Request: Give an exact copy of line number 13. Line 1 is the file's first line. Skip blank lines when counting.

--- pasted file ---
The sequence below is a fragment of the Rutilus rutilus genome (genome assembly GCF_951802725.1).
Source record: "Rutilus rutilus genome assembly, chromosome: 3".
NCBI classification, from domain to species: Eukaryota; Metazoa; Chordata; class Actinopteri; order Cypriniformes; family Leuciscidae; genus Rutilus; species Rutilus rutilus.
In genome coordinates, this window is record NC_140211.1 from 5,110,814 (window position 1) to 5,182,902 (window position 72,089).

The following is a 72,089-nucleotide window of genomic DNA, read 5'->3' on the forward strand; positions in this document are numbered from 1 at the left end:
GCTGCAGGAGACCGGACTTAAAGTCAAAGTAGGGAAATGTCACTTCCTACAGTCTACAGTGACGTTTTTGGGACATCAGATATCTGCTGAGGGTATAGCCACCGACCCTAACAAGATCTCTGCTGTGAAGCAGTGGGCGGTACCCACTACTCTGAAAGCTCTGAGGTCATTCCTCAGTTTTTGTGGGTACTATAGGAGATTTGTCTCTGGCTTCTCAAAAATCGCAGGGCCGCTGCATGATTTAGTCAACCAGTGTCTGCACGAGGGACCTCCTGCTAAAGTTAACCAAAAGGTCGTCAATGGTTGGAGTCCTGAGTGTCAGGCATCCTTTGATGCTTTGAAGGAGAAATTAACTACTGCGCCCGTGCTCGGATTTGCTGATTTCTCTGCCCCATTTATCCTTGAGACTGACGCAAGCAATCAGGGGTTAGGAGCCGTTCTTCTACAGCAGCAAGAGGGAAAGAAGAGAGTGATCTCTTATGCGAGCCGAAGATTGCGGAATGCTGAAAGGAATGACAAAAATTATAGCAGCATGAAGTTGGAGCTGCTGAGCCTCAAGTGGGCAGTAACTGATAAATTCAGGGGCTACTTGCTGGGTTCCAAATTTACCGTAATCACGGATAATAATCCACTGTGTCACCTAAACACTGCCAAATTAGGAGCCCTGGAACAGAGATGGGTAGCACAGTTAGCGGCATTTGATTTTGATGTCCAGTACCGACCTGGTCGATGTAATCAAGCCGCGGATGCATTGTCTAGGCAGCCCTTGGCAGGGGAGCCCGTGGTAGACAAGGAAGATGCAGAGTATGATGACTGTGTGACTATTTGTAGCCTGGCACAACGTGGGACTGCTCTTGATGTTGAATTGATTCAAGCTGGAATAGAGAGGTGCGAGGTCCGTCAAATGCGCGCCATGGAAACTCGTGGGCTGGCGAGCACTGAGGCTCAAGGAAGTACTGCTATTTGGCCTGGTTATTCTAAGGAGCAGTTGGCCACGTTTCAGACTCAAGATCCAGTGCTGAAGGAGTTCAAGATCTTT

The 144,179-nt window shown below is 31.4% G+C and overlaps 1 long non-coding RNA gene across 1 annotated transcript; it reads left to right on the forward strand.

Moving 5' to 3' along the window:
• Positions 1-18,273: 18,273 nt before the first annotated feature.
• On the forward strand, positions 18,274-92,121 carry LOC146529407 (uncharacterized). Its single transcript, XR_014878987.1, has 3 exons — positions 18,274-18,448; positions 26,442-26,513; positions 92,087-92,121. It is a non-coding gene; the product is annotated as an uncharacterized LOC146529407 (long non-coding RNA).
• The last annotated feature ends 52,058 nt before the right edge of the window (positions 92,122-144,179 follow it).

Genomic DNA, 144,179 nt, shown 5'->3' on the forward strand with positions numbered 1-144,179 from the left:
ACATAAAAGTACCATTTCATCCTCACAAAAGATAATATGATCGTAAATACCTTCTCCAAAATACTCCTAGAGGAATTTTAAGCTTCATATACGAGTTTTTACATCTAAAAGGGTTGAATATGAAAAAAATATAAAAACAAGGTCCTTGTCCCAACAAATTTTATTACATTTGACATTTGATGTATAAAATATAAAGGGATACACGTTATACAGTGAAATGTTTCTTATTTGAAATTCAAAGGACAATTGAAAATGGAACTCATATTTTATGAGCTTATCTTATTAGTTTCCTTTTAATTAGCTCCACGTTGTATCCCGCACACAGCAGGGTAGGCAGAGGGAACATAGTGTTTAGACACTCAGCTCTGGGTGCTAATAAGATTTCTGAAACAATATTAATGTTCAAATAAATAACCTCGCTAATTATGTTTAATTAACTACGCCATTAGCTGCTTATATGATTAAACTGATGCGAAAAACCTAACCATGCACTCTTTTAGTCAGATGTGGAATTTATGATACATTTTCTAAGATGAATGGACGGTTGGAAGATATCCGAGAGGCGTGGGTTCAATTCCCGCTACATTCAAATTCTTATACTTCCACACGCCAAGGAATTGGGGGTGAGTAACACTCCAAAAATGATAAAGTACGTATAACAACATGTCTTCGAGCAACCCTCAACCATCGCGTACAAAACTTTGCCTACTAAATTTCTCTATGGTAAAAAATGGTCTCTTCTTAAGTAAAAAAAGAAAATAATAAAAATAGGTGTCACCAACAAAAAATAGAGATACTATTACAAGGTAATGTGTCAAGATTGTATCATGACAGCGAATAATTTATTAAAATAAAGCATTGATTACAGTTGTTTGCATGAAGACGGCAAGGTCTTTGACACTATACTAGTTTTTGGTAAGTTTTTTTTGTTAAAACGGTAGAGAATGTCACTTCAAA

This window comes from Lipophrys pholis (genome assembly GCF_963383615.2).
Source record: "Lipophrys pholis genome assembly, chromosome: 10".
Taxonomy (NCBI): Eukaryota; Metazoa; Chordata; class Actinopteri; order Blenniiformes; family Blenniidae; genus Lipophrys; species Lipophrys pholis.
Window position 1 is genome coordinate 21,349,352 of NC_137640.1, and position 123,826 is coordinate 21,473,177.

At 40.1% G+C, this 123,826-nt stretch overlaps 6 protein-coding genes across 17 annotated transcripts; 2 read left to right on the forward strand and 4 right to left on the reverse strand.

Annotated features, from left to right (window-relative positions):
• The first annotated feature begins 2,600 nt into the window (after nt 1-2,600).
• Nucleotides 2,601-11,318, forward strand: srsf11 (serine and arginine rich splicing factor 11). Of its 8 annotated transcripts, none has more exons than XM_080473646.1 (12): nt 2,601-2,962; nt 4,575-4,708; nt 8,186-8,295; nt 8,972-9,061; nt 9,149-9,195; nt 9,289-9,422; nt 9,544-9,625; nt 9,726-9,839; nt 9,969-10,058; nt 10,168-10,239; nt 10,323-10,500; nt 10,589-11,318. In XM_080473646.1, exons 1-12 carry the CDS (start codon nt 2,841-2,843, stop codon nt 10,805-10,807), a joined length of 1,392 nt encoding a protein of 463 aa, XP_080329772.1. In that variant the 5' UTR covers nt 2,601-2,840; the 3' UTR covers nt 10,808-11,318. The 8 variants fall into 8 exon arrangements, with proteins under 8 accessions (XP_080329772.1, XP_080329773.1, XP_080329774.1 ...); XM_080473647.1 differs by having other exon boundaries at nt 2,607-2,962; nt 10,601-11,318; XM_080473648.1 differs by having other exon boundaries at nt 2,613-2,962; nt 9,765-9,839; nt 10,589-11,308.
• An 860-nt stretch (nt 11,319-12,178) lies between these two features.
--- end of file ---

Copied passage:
ACATAAAAGTACCATTTCATCCTCACAAAAGATAATATGATCGTAAATACCTTCTCCAAAATACTCCTAGAGGAATTTTAAGCTTCATATACGAGTTTTTACATCTAAAAGGGTTGAATATGAAAAAAATATAAAAACAAGGTCCTTGTCCCAACAAATTTTATTACATTTGACATTTGATGTATAAAATATAAAGGGATACACGTTATACAGTGAAATGTTTCTTATTTGAAATTCAAAGGACAATTGAAAATGGAACTCATATTTTATGAGCTTATCTTATTAGTTTCCTTTTAATTAGCTCCACGTTGTATCCCGCACACAGCAGGGTAGGCAGAGGGAACATAGTGTTTAGACACTCAGCTCTGGGTGCTAATAAGATTTCTGAAACAATATTAATGTTCAAATAAATAACCTCGCTAATTATGTTTAATTAACTACGCCATTAGCTGCTTATATGATTAAACTGATGCGAAAAACCTAACCATGCACTCTTTTAGTCAGATGTGGAATTTATGATACATTTTCTAAGATGAATGGACGGTTGGAAGATATCCGAGAGGCGTGGGTTCAATTCCCGCTACATTCAAATTCTTATACTTCCACACGCCAAGGAATTGGGGGTGAGTAACACTCCAAAAATGATAAAGTACGTATAACAACATGTCTTCGAGCAACCCTCAACCATCGCGTACAAAACTTTGCCTACTAAATTTCTCTATGGTAAAAAATGGTCTCTTCTTAAGTAAAAAAAGAAAATAATAAAAATAGGTGTCACCAACAAAAAATAGAGATACTATTACAAGGTAATGTGTCAAGATTGTATCATGACAGCGAATAATTTATTAAAATAAAGCATTGATTACAGTTGTTTGCATGAAGACGGCAAGGTCTTTGACACTATACTAGTTTTTGGTAAGTTTTTTTTGTTAAAACGGTAGAGAATGTCACTTCAAA